• If the total claim is from R100,001 to R200,000 (approximately €2,500 and €5,000), the state duty of R4,000 is applied plus 3% of the claim above R100,000.
  • If the amount of dispute is between R200,001 to R1 million, the size of state duty is R7,000 plus 2% of the claim above R100,000.
  • If the amount of dispute is between R1,000,001 and R2 million, the size of state duty is R23,000 plus 1% of the claim above R1 million.
  • When the claim exceeds R2 millon, the state duty is R33,000 plus 0.5% of the amount of that exceeds R2 million but not more than R200,000.

Most lawyers in Russia work under one of two strategies of legal fees. The first is charging the client according to hourly rates, the second, which is popular among trial practitioners, is compensating a lawyer with a certain percentage of the awarded amount (a contingency fee). Most of the private advocates condition their fees by successful award of the court or by successful recovery of the debt. However, in January 2007 this way of conditioning legal fees was recognised by the Constitutional Court of Russia as contradictory to statutory regulations and not valid. In its resolution, which has been widely discussed in the legal press, the Constitutional Court of Russia ruled that the payment of a fee under service contract cannot be conditioned by rendering of a certain decision by independent judicial authority. Therefore, the Constitutional Court ruled that agreements on contingency fees are not valid and shall not be protected in courts. However, lawyers continue to include contingency fees provisions into legal services agreements, though whether the client would pay the sum or not is now more than ever dependent on client-attorney relationship.

Generally, legal fees of Russian local advisers are lower than those of international law firms. However, it is hard to define and compare the fees of local legal advisers due to the broad range of rates and limited availability of any official or unofficial domestic rankings. Yet it is evident that costs of legal services of local counsel in Russia are lower than those in many other countries.

Foreign investors and international lawyers are also reluctant to recover damages and lawyers fees as one of the main disadvantages of resolving disputes in Russian courts. The courts do not tend to award large amounts of moral damages or lost profits. Even lawyers' fees that are requested for recovery are always double checked and often decreased at the court's own discretion. However, if recovery of damages under a contract is requested, the will court most likely recover all reasonable and documentary evidenced harm to the counterparty, as well as penalties provided in the contract if such penalties are reasonable ("not over the top").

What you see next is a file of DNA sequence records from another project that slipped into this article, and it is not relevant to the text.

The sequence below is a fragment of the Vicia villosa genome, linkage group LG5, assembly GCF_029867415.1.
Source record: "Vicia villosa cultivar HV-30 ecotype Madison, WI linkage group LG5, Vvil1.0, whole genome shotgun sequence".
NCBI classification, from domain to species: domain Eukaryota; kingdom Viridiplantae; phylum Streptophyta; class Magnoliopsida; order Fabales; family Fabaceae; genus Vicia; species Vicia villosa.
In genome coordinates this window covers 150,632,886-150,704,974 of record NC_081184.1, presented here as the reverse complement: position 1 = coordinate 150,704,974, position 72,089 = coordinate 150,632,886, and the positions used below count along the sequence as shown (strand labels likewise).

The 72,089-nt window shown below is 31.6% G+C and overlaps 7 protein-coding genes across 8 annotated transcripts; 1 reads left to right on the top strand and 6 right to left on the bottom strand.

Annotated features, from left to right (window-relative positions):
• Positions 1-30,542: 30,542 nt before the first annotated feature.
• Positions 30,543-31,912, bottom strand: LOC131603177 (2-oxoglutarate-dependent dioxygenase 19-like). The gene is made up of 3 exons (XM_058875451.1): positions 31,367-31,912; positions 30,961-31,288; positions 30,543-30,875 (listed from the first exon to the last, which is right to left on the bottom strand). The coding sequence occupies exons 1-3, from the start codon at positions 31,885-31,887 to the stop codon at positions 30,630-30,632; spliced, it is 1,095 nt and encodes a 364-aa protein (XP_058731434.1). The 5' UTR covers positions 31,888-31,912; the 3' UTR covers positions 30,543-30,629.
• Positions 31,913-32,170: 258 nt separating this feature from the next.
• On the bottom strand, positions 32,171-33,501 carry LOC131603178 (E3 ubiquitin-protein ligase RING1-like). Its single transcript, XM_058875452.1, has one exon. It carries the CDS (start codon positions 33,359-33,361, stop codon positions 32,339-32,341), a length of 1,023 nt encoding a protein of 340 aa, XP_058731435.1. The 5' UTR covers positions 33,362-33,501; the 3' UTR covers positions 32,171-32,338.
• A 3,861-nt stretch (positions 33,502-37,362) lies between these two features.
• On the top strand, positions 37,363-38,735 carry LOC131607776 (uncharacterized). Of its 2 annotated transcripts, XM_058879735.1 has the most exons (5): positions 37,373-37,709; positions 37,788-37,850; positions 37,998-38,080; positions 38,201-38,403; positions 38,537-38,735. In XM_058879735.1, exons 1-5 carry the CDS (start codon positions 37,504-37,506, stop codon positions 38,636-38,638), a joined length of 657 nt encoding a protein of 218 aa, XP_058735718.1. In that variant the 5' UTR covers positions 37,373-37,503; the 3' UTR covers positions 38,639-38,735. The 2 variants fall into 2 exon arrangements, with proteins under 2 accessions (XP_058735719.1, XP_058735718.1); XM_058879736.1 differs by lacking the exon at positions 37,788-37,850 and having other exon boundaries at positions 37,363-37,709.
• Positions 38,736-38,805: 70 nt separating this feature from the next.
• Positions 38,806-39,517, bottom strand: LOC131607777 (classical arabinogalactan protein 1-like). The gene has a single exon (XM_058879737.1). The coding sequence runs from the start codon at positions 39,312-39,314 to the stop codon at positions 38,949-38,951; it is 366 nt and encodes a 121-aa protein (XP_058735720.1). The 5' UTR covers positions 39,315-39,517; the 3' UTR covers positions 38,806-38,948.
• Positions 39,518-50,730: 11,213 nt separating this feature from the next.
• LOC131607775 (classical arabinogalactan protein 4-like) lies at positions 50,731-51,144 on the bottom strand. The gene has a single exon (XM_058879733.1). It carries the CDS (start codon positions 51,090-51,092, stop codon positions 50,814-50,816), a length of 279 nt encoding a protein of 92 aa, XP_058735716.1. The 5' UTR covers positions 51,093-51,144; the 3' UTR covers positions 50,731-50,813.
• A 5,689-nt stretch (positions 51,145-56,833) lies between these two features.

Litigating a case in Russian national court is an acceptable method of dispute resolution, though a foreign investor should think carefully and analyse all advantages and disadvantages before initiating a procedure. Obtaining a judgment in Russian state courts may seem to be faster and cheaper than in foreign courts or international arbitration tribunals, but it may turn out to be longer due to many appellation instances and unpredictable due to diversified court practice.

A decision issued by the Russian national court would be easier to enforce in Russia because there is no necessity to recognise such decision as there is for foreign court and arbitral decisions. But enforcing a decision of the court may be a major problem. Law enforcement in Russia is poorly organized, leaving loopholes for manipulation by unfair litigants. However, the main disadvantages of resolving disputes in Russian state courts – corruption, poor enforcement and reluctance in recovering damages – can be overcome by qualitative legal support.

About the author

Andrey Zelenin has been a partner at Lidings since 2006. Andrey specialises in providing services to foreign clients operating in the Russian Federation or intending to enter the Russian market.

Involved in day-to-day legal support of foreign businesses in Russia, Zelenin has developed a strong knowledge of practical legal solutions, which help Lidings' clients to successfully operate in Russia and develop and expand their business efficiently.

His areas of expertise include foreign Investment, corporate law, litigation and arbitration, and banking and finance. His experience includes acting as a representative in numerous litigation and arbitration cases, carrying out and supervising due diligence processes and participating in legal teams of major investment cross-border transactions, and advising on corporate matters as well as drafting various agreements.

Zelenin is the co-chair of the Enterprise Development Committee at the American Chamber of Commerce in Moscow. That allows him to receive up-to-date information concerning issues that are essential for foreign business in Russia. He is also a frequent speaker at various legal and business events organised by the leading Russian media organisations and Lidings itself.

Contact information

Andrey Zelenin

Moscow, 115114, Russia 11V, Derbenevskaya emb., office V601 Business Center «Pollars»

Tel: +7 495 989 44 10
Fax: +7 495 989 44 20

About the author

Dmitry Pavlov has been an associate at Lidings since 2009. He specialises in providing legal services to foreign clients of the firm operating in the Russian Federation. Throughout his legal career, Pavlov has developed a strong interest and expertise in the following practices: corporate law and M&A; international business transactions; and, banking and finance.

His experience includes acting as counsel of a Korean bank in a multinational bank loan, representing a major Czech bank during the assignment of receivables from a large Russian coal company and advising a major European water supply company on an investment project in Russia.

Pavlov writes articles for Russian and international legal newspapers and magazines. He frequently speaks on business presentations and attends conferences devoted to different legal issues.

Contact information

Dmitry Pavlov

Moscow, 115114, Russia 11V, Derbenevskaya emb., office V601 Business Center «Pollars»

Tel: +7 495 989 44 10
Fax: +7 495 989 44 20